12. Exner M, Tuschewitzki G-J & Scharnagel J (1987) Influence of biofilms by chemical disinfectants and mechanical cleaning. Zbl. Bakteriol. Mikrobiol. Hygiene, Serie B 183, 549–563Google Scholar
  13. Flemming H-C (1991) Biofouling in water treatment. In: Flemming H-C & Geesey GG (Eds) Biofouling and Biocorrosion in Industrial Water Systems (pp 47–80). Springer-Verlag, BerlinGoogle Scholar
  14. Frank JF & Koffi RA (1990) Surface-adherent growth of Listeria monocytogenes is associated with increased resistance to surfactant sanitizers and heat. J. Food Prot. 53: 550–554Google Scholar
  15. Gilbert P & Allison DG (1999) Dynamics in microbial communities: A Lamarkian perspective. In: Wimpenny J, Gilbert P, Walker J, Brading M & Bayston R (Eds) Biofilms – The Good, the Bad and the Ugly. BBC4, (pp 263–268). BioLine, CardiffGoogle Scholar
  16. Gilbert P, Jones MV, Allison DG, Heys S, Maira T & Wood P (1998) The use of poloxamer hydrogels for the assessment of biofilm susceptibility towards biocide treatments. J. Appl. Microbiol. 85: 985–991Google Scholar
  17. Grönholm LMO, Wirtanen GL, Ahlgren K, Nordström K & Sjöberg A-MK (1999) Anti-microbial activities of disinfectants and cleaning agents against food spoilage microbes in the food and brewery industries. Z. Lebensm. Unters. Forsch. A, 208: 289–298Google Scholar
  18. Gould WA (1994) Current good manufacturing practices: Food Plant Sanitation. 2nd edn (pp.189–215) CTI Publications, Inc., BaltimoreGoogle Scholar
  19. Han Y, Guentert AM, Smith RS, Linton RH & Nelson PE (1999) Efficacy of chlorine dioxide gas as a sanitizer for tanks used for aseptic juice storage. Food Microbiol. 16: 53–61Google Scholar
  20. Heinzel M (1988) The phenomena of resistance to disinfectants and preservatives. In: Industrial Biocides (pp 52–67). John Wiley & Sons, ChichesterGoogle Scholar
  21. Holah JT (1992) Industrial monitoring: Hygiene in food processing. In: Melo LF, Bott TR, Fletcher M & Capdeville B (Eds) Biofilms–Science and Technology (pp. 645–659). Kluwer Academic Publishers, DordrechtGoogle Scholar
  22. Holah JT, Betts RP & Thorpe RH (1988) The use of direct epifluorescent microscopy DEM and the direct epifluorescent filter technique DEFT to assess microbial populations on food contact surfaces. J. Appl. Bacteriol. 65: 215–221Google Scholar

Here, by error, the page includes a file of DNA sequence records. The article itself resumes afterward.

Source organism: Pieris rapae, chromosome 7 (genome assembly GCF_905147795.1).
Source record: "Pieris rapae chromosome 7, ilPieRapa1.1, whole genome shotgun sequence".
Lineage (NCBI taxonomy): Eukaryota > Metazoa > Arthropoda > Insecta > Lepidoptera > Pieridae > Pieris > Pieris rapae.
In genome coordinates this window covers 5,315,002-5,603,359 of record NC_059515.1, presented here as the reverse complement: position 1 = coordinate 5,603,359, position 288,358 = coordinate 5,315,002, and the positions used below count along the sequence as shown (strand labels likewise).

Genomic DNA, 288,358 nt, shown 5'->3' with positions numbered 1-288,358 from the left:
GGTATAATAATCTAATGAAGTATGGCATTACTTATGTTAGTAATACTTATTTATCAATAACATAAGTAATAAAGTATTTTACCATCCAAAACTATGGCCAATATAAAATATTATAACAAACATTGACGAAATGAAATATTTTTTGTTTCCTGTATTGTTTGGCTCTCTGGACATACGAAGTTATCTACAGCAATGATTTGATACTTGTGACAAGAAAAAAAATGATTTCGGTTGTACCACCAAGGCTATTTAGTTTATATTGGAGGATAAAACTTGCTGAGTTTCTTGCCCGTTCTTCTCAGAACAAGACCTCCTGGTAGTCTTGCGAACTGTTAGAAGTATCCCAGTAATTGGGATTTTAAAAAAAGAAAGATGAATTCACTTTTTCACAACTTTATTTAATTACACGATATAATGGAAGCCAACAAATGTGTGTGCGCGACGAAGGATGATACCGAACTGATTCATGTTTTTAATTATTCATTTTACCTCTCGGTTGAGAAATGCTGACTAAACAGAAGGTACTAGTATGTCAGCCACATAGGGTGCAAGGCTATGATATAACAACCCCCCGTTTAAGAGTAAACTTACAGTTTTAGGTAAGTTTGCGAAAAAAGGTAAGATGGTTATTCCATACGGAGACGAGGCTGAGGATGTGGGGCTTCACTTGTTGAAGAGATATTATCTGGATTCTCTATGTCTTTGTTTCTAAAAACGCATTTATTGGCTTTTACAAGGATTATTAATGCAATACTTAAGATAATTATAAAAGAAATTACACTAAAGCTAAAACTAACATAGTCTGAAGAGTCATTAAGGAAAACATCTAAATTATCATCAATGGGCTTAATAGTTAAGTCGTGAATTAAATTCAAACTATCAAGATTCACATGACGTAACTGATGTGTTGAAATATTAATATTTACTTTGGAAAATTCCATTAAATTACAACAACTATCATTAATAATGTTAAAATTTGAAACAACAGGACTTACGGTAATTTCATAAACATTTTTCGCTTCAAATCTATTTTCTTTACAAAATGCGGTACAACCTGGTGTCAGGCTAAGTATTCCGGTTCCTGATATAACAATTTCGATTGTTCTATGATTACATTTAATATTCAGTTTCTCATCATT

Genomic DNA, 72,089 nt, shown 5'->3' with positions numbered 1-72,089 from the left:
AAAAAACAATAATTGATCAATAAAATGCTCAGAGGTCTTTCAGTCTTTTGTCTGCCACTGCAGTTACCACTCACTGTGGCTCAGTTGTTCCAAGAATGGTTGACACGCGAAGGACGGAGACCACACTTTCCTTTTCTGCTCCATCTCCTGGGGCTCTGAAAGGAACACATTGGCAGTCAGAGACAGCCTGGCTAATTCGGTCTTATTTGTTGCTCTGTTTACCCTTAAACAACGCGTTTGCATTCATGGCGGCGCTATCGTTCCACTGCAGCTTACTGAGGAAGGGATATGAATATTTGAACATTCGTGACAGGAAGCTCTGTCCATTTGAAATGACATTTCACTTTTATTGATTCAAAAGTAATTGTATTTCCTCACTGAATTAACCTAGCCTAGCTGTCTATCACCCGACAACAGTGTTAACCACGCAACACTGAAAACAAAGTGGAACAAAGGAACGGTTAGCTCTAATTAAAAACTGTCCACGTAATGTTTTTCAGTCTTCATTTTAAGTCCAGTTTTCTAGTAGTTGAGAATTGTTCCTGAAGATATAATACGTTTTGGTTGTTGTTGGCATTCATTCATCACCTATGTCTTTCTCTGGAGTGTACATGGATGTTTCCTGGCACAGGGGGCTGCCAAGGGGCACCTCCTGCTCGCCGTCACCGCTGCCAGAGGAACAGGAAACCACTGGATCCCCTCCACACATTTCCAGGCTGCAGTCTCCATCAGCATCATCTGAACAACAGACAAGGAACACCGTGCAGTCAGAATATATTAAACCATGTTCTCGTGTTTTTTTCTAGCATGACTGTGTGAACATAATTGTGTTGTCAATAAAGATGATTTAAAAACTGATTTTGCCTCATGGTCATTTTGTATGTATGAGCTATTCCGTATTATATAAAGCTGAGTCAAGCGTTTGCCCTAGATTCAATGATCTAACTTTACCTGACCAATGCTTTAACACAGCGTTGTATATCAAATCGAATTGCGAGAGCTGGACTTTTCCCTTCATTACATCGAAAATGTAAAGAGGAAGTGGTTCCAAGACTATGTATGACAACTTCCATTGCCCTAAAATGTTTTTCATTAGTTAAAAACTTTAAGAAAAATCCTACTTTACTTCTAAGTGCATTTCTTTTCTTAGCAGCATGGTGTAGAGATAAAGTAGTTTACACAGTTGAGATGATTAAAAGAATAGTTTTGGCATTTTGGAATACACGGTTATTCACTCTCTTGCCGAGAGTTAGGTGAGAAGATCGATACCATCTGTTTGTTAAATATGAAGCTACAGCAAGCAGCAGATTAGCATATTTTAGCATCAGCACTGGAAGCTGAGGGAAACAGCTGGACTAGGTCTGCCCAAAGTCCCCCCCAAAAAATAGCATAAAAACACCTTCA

23. Holah JT, Higgs C, Robinson S, Worthington D & Spenceley H (1990) A conductance-based surface disinfection test for food hygiene. Lett. Appl. Microbiol. 11: 255–259Google Scholar
  24. Holah J & Timperley A (1999) Hygienic design of food processing facilities and equipment. In: Wirtanen G, Salo S & Mikkola A (Eds), 30th R3-Nordic Contamination Control Symposium, VTT Symposium 193. Libella Painopalvelu Oy, Espoo (pp 11–39)Google Scholar
  25. Hood SK & Zottola EA (1995) Biofilms in food processing. Food Control 6: 9–18Google Scholar
  26. Juvonen R, Nohynek L, Storgårds E, Wirtanen G, Honkapää K, Lyijynen T, Mokkila M & Haikara A (2001) Control of yeast contaminations in food industry–Literature study. VTT Tiedotteita –Meddelanden –Research Notes: 2107. 144 pp, Otamedia Oy, Espoo (in Finnish)Google Scholar
  27. Kramer JF (1997) Peracetic acid: A new biocide for industrial water applications, Mater. Perform. 36(8): 42–50Google Scholar
  28. Lappalainen J (2001) Improved use and new applications of luminescent bacteria. Annales Universitatis Turkuensis Ser A I TOM. 264. (54 pp) Gillot Oy, TurkuGoogle Scholar
  29. Lappalainen J, Salo S & Wirtanen G (2003) Detergent and disinfectant residue testing with photobacteria. In: Wirtanen G & Salo S (Eds) 34th R3-Nordic Contamination Control Symposium. VTT Symposium 229 (pp 151–159). Otamedia Oy, EspooGoogle Scholar
  30. Larson EL & Morton HE (1991) Alcohols. In: Block SS (Ed) Disinfection, sterilization and preservation. 4th edn (pp 204–224). Lea and Febiger, PhiladelphiaGoogle Scholar
  31. LeChevallier MW, Cawthon CD & Lee RG (1988) Factors promoting survival of bacteria in chlorinated water supplies. Appl. Environ. Microbiol. 54: 649–654Google Scholar
  32. Lelieveld HLM (1985) Hygienic design and test methods. J. Soc. Dairy Technol. 38: 14–16Google Scholar
  33. Lin SH & Yeh KL (1993) Cooling water treatment by ozonization, Chem. Eng. Technol. 16, 275–278Google Scholar
  34. Marrie TJ & Costerton JW (1981). Prolonged survival of Serratia marcescens in chlorhexidine. Appl. Environ. Microiol. 42: 1093–1102Google Scholar